Matthew McConaughey, Texas Governor? Voters Seem to Like the Idea.

Forty-five percent of the state’s voters said they would vote for the actor if he challenged Gov. Greg Abbott next year, the poll found.,


Continue reading the main story

Matthew McConaughey, governor of Texas? Voters seem all right with the idea, a poll found.

Matthew McConaughey at an event in Sydney, Australia, in 2019.
Matthew McConaughey at an event in Sydney, Australia, in 2019.Credit…Dan Himbrechts/EPA, via Shutterstock
  • April 19, 2021, 10:03 a.m. ET

A new poll may put some wind in the actor Matthew McConaughey’s sails as he considers whether to run for governor of Texas.

Forty-five percent of the state’s voters said that they would vote for Mr. McConaughey if he were to challenge Gov. Greg Abbott next year, according to the poll, conducted by The Dallas Morning News and the University of Texas, Tyler.

An additional 33 percent of voters said they would support the incumbent, while 22 percent said that at this early stage, they would prefer to choose someone else.

But such highly theoretical questions can sometimes produce wonky results, especially this far in advance of any actual campaigning. That’s doubly true when the hypothetical involves a figure with name recognition as high as Mr. McConaughey’s, particularly in his home state.

The actor has repeatedly flirted with running for governor, though he has not said whether he would run as a Republican or a Democrat. Last month he said he was seriously considering a bid.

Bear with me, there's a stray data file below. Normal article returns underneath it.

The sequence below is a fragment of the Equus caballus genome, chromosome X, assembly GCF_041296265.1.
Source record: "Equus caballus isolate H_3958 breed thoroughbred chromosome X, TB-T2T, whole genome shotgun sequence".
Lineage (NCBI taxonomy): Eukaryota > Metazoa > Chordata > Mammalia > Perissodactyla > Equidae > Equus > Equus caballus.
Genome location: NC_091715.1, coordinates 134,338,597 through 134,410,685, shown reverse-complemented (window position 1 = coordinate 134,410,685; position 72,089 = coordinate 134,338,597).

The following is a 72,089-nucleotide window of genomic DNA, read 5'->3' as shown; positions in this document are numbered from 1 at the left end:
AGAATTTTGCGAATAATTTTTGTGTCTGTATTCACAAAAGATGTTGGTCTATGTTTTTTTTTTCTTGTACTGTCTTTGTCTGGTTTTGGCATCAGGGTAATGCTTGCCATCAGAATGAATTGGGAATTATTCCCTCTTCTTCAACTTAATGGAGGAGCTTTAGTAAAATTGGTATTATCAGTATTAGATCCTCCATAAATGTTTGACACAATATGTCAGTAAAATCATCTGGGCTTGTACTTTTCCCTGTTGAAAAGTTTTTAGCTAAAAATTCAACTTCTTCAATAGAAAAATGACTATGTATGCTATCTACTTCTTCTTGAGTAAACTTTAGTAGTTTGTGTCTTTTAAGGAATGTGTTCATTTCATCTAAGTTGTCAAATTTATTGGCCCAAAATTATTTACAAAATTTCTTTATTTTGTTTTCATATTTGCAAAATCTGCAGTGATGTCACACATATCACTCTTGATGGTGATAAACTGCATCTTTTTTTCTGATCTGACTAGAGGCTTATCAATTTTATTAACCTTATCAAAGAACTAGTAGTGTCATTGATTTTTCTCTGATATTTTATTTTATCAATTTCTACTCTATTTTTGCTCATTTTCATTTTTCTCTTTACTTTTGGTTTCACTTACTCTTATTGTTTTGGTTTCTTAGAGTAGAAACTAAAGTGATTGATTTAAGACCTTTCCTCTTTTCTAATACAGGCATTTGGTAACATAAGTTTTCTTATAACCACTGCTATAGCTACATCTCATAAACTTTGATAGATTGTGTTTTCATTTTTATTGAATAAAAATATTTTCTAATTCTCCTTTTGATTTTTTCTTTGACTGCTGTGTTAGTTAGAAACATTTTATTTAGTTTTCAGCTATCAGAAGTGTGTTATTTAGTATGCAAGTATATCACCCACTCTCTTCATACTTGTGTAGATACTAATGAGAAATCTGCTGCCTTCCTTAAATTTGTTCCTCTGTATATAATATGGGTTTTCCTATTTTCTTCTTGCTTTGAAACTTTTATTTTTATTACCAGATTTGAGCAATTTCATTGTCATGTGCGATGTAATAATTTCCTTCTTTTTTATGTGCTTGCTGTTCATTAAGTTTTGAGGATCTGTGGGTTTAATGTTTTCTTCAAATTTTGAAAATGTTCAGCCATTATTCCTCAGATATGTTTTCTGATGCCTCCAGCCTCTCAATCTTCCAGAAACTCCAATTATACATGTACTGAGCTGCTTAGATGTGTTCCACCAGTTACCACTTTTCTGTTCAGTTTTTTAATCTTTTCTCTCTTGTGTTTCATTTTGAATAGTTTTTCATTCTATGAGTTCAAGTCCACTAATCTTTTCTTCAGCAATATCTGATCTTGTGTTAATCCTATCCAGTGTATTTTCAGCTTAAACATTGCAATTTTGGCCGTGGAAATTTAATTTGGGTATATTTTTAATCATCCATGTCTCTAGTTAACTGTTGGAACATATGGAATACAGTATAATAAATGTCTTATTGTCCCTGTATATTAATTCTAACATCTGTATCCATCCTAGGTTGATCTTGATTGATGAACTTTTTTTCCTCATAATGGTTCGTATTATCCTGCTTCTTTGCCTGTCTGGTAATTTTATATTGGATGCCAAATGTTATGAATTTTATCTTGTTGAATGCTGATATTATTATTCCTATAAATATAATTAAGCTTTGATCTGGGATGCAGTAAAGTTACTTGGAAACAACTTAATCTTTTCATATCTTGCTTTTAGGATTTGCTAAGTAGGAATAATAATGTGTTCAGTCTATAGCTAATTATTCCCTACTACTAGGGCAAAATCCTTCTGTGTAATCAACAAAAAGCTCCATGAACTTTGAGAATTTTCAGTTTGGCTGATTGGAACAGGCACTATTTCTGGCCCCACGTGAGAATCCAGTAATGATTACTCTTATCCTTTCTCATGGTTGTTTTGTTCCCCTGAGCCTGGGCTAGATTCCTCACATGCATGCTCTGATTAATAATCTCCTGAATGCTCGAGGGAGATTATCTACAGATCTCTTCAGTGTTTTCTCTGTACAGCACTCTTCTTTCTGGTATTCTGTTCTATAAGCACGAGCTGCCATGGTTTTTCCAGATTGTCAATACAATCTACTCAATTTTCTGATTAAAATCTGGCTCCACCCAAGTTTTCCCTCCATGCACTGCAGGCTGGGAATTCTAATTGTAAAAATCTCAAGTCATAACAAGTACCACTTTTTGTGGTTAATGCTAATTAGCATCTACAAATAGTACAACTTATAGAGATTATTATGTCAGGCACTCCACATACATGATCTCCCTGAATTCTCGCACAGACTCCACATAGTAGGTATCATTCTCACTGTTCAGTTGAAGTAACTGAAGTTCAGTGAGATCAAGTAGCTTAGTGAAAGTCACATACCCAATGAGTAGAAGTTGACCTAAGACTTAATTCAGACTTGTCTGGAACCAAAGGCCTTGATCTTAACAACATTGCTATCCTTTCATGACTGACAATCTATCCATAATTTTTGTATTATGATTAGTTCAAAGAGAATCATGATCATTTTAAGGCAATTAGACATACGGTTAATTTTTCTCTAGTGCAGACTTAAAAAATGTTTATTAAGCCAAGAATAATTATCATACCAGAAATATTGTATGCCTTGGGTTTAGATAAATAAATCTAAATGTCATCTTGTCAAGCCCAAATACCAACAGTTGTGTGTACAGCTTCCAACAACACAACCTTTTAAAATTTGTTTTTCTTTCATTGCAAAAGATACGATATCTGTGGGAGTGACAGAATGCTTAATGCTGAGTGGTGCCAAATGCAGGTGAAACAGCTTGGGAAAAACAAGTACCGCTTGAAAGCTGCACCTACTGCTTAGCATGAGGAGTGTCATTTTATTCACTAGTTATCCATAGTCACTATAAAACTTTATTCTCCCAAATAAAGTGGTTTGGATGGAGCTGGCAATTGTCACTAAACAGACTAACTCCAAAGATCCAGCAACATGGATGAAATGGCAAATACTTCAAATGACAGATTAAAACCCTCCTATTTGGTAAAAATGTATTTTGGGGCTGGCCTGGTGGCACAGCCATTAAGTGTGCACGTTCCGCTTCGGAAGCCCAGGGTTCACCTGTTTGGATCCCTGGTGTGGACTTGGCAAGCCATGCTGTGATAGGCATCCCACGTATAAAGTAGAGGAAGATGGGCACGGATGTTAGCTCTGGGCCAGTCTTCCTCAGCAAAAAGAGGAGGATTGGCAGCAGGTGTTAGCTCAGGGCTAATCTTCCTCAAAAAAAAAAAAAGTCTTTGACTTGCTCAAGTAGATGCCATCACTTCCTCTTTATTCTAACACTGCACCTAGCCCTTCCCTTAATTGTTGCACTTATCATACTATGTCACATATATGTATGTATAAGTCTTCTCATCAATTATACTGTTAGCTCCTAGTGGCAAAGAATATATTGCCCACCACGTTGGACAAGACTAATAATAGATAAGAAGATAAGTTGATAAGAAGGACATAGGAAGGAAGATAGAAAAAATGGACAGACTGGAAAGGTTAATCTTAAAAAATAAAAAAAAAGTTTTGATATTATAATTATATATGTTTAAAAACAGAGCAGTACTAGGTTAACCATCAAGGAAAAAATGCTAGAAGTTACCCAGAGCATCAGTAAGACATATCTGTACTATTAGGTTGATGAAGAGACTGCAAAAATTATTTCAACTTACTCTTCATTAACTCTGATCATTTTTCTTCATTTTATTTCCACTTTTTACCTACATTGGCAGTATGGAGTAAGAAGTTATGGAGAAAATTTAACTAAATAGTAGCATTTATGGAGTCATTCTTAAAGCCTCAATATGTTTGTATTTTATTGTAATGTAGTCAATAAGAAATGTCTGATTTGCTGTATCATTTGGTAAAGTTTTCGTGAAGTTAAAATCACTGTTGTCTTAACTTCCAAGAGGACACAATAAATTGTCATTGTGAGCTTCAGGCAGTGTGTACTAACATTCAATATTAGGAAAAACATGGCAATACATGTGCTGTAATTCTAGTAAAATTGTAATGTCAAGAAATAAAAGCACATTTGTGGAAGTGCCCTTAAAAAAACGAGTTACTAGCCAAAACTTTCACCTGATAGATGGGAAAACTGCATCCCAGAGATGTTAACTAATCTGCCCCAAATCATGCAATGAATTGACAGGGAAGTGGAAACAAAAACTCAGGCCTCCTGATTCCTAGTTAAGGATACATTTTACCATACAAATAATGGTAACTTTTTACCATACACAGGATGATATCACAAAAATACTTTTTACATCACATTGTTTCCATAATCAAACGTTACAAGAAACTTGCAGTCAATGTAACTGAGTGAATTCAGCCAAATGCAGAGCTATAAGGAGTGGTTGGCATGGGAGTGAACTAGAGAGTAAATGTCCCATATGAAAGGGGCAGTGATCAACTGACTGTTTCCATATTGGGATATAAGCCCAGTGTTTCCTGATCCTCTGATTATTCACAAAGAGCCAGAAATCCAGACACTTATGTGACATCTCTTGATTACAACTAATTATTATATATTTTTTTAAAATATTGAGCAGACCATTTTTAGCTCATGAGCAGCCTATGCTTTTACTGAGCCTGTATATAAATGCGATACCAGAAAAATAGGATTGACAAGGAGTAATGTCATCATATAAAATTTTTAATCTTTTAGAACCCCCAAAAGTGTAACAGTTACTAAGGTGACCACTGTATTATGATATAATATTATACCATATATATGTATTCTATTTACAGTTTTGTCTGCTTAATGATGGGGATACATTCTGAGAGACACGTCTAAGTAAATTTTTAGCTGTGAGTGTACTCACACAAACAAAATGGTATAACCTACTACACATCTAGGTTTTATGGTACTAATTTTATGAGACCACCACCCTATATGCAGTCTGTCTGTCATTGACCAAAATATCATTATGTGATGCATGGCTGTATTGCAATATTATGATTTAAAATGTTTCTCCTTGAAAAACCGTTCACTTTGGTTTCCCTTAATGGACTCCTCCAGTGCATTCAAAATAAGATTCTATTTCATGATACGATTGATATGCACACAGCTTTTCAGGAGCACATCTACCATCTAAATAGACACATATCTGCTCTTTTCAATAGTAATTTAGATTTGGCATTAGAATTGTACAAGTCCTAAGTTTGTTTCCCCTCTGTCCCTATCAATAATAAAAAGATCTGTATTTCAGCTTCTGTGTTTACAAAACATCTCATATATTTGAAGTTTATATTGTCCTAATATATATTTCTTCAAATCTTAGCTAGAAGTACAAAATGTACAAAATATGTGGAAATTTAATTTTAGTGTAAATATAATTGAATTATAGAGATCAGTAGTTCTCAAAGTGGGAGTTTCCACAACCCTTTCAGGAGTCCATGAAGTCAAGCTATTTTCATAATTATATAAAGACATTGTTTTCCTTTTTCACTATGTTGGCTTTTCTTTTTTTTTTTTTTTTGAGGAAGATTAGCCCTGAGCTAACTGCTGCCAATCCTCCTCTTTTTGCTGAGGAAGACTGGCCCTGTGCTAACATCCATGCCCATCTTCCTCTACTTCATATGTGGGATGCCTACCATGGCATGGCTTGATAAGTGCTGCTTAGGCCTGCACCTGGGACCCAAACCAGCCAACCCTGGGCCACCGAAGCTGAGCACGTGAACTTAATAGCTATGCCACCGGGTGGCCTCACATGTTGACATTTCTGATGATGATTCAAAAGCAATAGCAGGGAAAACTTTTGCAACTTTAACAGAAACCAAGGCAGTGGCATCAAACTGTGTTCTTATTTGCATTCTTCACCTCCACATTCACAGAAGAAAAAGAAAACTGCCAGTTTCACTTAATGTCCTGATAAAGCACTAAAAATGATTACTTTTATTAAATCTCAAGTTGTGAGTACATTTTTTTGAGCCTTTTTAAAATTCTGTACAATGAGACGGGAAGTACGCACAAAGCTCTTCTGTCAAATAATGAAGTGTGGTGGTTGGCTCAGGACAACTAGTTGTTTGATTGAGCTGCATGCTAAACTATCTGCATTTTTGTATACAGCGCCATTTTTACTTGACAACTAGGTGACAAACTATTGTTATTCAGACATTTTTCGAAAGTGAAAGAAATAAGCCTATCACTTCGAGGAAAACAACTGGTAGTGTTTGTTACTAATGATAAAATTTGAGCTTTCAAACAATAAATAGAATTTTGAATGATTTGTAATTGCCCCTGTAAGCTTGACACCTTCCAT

“I’m looking into now again, what is my leadership role?” he said on a podcast. “Because I do think I have some things to teach and share, and what is my role? What’s my category in my next chapter of life that I’m going into?”

His fortunes in the new poll were particularly good among independents, 44 percent of whom said they’d support him and only 18 percent of whom said they would back the governor, a Republican.

Yet Mr. Abbott’s job approval rating was healthy, with 50 percent of voters giving him positive marks and 36 percent negative. Fifty-four percent said he had responded well to the state’s power failure crisis, driven by strong support from Republicans; independents tilted away from him here, with 50 percent saying he had handled it badly and 43 percent saying he responded well, the poll found.

The survey was conducted from April 6-13 among 1,126 registered Texas voters, using a mixed-mode approach that included live phone interviews as well as online polling through the Dynata database.

Leave a Reply